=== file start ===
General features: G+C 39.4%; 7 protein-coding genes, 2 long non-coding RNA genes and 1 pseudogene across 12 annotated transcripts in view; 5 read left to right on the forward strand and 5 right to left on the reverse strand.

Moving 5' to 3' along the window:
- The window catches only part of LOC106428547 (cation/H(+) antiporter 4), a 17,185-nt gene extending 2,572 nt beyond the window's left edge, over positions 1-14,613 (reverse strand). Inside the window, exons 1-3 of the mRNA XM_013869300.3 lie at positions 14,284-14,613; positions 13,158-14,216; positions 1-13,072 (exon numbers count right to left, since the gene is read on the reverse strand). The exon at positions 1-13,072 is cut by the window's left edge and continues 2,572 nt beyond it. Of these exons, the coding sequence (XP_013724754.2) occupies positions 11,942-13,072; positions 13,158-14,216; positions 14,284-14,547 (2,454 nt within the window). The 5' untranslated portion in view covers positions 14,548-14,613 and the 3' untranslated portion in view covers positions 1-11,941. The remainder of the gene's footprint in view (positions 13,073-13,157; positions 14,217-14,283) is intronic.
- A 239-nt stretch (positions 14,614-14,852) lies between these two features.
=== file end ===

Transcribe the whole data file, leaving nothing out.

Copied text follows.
General features: G+C 39.4%; 7 protein-coding genes, 2 long non-coding RNA genes and 1 pseudogene across 12 annotated transcripts in view; 5 read left to right on the forward strand and 5 right to left on the reverse strand.

Moving 5' to 3' along the window:
- The window catches only part of LOC106428547 (cation/H(+) antiporter 4), a 17,185-nt gene extending 2,572 nt beyond the window's left edge, over positions 1-14,613 (reverse strand). Inside the window, exons 1-3 of the mRNA XM_013869300.3 lie at positions 14,284-14,613; positions 13,158-14,216; positions 1-13,072 (exon numbers count right to left, since the gene is read on the reverse strand). The exon at positions 1-13,072 is cut by the window's left edge and continues 2,572 nt beyond it. Of these exons, the coding sequence (XP_013724754.2) occupies positions 11,942-13,072; positions 13,158-14,216; positions 14,284-14,547 (2,454 nt within the window). The 5' untranslated portion in view covers positions 14,548-14,613 and the 3' untranslated portion in view covers positions 1-11,941. The remainder of the gene's footprint in view (positions 13,073-13,157; positions 14,217-14,283) is intronic.
- A 239-nt stretch (positions 14,614-14,852) lies between these two features.